It’s a tall order. Sachs said where FIRE “really can shine,” and where he hopes it’ll commit its resources, is in public-interest litigation. He noted that there’s no shortage of academics and organizations that study free-speech issues, and he’s not optimistic that educational interventions make much of a difference.
Elizabeth Niehaus, an associate professor of educational administration at the University of Nebraska at Lincoln who has researched student-speech issues, said she thinks that a lot of why people on the left have become more critical of the value of free speech because it’s been adopted by the right as an excuse to say offensive things. “The sort of cultural image of free speech is Charlottesville,” said Niehaus, referencing the 2017 white-supremacist rally. There have been similar high-profile incidents “that have given free speech a bad name,” Niehaus said, “and that’s tough to get out of.”
When Niehaus talks to students, she said they express doubt about whether it’s worthwhile to engage in conversations with people who have very different points of view. Robust, productive engagement of different ideas isn’t something that’s modeled often in politics or in the media, Niehaus said. “If FIRE can do something to create more productive dialogue off campus in ways that is then modeled to students, I think that would be awesome.”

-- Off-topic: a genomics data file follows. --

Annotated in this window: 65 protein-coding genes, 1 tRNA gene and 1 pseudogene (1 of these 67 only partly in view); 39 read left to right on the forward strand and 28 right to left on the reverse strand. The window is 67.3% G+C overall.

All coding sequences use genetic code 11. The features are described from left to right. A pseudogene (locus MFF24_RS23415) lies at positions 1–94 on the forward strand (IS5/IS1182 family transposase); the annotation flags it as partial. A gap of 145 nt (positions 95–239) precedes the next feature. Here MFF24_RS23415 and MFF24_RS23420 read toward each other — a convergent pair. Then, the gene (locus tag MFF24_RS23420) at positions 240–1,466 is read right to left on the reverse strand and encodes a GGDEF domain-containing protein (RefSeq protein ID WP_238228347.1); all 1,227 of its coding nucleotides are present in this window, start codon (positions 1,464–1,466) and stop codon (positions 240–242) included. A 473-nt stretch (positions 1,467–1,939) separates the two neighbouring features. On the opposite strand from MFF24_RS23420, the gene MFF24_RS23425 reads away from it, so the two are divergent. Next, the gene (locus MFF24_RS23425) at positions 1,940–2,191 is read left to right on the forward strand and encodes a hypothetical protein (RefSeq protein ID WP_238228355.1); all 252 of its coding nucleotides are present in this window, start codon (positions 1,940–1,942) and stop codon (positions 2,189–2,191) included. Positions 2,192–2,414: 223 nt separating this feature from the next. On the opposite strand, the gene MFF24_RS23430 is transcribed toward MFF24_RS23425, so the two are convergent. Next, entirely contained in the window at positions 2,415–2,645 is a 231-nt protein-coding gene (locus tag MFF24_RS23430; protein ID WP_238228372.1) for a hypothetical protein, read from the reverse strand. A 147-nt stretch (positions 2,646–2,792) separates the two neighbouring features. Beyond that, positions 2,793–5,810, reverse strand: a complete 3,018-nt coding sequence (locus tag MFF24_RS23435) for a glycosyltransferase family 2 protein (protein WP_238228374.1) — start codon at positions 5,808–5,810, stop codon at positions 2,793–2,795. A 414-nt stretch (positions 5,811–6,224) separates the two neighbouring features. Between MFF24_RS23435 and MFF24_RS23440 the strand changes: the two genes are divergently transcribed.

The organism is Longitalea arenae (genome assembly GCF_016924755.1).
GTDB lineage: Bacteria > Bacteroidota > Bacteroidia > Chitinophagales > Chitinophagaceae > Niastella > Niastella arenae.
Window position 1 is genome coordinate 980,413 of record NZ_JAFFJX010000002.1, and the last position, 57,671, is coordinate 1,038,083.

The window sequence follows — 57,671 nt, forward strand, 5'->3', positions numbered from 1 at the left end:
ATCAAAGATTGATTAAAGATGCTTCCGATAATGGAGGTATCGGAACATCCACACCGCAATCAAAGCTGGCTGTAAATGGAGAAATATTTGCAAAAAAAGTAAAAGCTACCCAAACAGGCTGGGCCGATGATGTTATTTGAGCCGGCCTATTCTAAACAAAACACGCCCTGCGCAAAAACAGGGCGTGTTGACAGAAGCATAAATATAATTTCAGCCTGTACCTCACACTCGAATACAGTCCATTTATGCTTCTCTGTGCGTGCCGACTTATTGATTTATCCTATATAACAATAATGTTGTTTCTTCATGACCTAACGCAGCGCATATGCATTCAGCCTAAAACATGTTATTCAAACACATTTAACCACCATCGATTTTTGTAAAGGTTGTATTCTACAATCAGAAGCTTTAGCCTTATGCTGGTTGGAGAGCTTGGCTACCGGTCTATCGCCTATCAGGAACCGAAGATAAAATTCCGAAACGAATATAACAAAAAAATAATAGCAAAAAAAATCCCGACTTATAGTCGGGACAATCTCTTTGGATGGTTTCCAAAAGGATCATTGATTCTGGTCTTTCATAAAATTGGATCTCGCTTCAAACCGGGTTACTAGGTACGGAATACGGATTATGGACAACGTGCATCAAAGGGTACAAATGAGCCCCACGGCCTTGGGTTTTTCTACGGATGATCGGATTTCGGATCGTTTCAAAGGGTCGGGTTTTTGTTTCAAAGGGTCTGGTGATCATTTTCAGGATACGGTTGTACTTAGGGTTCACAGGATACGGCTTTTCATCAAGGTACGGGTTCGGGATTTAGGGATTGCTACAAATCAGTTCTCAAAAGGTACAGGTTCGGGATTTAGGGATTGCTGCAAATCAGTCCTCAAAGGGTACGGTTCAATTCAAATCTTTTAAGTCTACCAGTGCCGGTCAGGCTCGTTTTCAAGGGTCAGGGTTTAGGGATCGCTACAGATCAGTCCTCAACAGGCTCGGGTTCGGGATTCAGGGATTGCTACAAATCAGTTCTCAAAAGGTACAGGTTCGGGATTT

Much remains to be seen. Over the past two decades, as FIRE grew, donations boomed. In the calendar year of 2001, FIRE brought in $827,467, adjusted for inflation to April-2022 dollars. In the fiscal year of 2020, it took in more than 18 times that amount in contributions — around $15.13 million in inflation-adjusted dollars, according to tax documents. Still, raising $75 million is a jump.
“We are counting on there being popular support for what we do. We obviously can’t grow to the extent that we want to unless there is this groundswell of support for an organization like ours. So we will soon find out whether or not our estimation of that was correct,” Shibley said, adding, “I’m confident that we were.”